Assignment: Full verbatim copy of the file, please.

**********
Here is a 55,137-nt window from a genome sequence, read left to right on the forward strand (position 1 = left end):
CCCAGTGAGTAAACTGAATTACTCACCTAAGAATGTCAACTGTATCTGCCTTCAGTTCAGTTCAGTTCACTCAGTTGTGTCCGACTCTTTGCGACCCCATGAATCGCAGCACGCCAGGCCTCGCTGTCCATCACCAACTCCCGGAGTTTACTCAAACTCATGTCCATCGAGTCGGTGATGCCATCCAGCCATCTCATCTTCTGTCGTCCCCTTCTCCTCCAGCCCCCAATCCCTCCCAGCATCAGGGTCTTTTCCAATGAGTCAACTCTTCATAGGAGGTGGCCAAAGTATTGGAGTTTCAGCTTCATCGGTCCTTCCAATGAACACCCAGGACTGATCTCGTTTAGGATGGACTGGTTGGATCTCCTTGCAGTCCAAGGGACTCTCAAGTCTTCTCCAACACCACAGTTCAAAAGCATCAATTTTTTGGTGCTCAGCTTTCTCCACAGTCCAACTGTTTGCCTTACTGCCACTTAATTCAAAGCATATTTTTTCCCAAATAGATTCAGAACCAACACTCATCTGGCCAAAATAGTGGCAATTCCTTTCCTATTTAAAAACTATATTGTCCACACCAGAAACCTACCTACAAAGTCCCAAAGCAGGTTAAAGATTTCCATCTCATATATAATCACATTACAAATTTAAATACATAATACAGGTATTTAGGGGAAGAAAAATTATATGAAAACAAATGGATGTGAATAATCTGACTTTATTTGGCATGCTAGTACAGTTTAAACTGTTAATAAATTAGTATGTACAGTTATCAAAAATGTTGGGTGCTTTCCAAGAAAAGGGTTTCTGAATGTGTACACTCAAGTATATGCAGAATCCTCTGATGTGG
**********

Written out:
Here is a 55,137-nt window from a genome sequence, read left to right on the forward strand (position 1 = left end):
CCCAGTGAGTAAACTGAATTACTCACCTAAGAATGTCAACTGTATCTGCCTTCAGTTCAGTTCAGTTCACTCAGTTGTGTCCGACTCTTTGCGACCCCATGAATCGCAGCACGCCAGGCCTCGCTGTCCATCACCAACTCCCGGAGTTTACTCAAACTCATGTCCATCGAGTCGGTGATGCCATCCAGCCATCTCATCTTCTGTCGTCCCCTTCTCCTCCAGCCCCCAATCCCTCCCAGCATCAGGGTCTTTTCCAATGAGTCAACTCTTCATAGGAGGTGGCCAAAGTATTGGAGTTTCAGCTTCATCGGTCCTTCCAATGAACACCCAGGACTGATCTCGTTTAGGATGGACTGGTTGGATCTCCTTGCAGTCCAAGGGACTCTCAAGTCTTCTCCAACACCACAGTTCAAAAGCATCAATTTTTTGGTGCTCAGCTTTCTCCACAGTCCAACTGTTTGCCTTACTGCCACTTAATTCAAAGCATATTTTTTCCCAAATAGATTCAGAACCAACACTCATCTGGCCAAAATAGTGGCAATTCCTTTCCTATTTAAAAACTATATTGTCCACACCAGAAACCTACCTACAAAGTCCCAAAGCAGGTTAAAGATTTCCATCTCATATATAATCACATTACAAATTTAAATACATAATACAGGTATTTAGGGGAAGAAAAATTATATGAAAACAAATGGATGTGAATAATCTGACTTTATTTGGCATGCTAGTACAGTTTAAACTGTTAATAAATTAGTATGTACAGTTATCAAAAATGTTGGGTGCTTTCCAAGAAAAGGGTTTCTGAATGTGTACACTCAAGTATATGCAGAATCCTCTGATGTGG